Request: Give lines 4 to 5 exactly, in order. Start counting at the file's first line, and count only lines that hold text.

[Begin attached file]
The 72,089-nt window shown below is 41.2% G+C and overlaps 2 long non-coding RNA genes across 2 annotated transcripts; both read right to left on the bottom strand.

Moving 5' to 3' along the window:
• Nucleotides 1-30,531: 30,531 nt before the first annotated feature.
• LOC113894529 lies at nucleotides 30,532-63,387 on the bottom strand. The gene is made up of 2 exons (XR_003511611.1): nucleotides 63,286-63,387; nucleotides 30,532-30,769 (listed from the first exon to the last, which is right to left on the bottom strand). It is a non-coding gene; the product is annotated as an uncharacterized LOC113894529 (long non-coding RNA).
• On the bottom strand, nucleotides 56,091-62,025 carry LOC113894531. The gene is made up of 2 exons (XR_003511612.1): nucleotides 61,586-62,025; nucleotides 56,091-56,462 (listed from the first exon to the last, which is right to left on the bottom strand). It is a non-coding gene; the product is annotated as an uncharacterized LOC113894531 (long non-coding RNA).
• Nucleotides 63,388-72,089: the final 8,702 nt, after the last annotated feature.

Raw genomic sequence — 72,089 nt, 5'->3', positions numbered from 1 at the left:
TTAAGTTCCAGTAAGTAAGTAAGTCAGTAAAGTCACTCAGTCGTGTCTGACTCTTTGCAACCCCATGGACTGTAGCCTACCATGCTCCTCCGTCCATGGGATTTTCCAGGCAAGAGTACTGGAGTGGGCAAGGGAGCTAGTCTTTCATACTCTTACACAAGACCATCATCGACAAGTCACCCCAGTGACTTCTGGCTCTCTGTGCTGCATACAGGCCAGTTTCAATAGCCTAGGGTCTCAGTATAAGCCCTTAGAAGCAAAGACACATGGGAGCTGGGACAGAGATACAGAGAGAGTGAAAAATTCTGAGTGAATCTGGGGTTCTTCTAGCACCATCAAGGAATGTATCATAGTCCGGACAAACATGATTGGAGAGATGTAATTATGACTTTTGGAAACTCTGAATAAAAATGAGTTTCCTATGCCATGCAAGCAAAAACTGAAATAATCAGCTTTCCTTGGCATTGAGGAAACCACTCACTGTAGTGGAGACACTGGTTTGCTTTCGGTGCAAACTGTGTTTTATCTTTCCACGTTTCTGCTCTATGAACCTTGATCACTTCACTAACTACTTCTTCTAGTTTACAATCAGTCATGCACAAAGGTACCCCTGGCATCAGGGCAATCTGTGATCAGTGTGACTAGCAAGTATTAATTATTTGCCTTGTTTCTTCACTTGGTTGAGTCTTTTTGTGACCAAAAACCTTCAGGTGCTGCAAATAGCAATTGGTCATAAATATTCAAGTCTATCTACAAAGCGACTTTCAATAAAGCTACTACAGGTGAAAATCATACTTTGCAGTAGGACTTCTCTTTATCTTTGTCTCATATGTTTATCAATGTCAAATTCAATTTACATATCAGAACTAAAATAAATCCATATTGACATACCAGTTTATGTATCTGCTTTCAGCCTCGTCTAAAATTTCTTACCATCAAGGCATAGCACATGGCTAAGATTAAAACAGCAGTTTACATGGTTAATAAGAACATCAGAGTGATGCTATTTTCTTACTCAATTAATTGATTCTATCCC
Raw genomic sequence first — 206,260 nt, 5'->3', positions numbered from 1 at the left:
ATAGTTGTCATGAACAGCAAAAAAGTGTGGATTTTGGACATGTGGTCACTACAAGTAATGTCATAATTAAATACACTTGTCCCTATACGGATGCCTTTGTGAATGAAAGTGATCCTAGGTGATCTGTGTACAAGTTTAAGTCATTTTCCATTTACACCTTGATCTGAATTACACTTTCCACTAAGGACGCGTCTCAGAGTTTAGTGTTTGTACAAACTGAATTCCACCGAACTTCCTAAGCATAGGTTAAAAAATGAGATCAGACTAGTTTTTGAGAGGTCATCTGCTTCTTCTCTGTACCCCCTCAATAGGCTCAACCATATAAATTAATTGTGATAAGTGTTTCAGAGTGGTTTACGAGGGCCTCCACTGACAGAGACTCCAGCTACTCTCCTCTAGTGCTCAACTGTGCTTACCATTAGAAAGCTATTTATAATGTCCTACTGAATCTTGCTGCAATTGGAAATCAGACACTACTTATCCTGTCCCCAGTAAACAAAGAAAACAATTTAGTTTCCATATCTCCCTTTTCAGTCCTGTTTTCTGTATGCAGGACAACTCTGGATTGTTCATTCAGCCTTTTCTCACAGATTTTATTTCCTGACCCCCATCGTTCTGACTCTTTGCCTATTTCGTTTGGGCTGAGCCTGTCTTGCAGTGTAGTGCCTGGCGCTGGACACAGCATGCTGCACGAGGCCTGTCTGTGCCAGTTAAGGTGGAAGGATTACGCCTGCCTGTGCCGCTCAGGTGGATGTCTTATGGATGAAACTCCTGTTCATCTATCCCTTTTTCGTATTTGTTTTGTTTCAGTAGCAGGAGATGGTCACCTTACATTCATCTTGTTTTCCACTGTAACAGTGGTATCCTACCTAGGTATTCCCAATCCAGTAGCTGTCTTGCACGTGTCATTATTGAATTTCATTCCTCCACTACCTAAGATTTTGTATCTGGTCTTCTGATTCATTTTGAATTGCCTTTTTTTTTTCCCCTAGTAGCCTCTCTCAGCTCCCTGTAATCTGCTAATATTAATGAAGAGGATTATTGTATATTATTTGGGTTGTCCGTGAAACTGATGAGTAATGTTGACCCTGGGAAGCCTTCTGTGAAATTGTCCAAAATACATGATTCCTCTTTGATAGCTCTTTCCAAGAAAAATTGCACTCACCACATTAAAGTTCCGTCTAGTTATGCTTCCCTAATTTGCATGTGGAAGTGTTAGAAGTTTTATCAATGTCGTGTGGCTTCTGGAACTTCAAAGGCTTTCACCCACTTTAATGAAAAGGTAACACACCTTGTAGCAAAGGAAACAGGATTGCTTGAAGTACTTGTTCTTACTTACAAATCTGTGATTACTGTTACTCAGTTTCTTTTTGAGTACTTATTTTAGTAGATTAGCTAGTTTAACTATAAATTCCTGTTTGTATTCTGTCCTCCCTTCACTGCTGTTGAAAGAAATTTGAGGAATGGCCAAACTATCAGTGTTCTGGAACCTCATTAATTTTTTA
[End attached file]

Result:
• LOC113894529 lies at nucleotides 30,532-63,387 on the bottom strand. The gene is made up of 2 exons (XR_003511611.1): nucleotides 63,286-63,387; nucleotides 30,532-30,769 (listed from the first exon to the last, which is right to left on the bottom strand). It is a non-coding gene; the product is annotated as an uncharacterized LOC113894529 (long non-coding RNA).
• On the bottom strand, nucleotides 56,091-62,025 carry LOC113894531. The gene is made up of 2 exons (XR_003511612.1): nucleotides 61,586-62,025; nucleotides 56,091-56,462 (listed from the first exon to the last, which is right to left on the bottom strand). It is a non-coding gene; the product is annotated as an uncharacterized LOC113894531 (long non-coding RNA).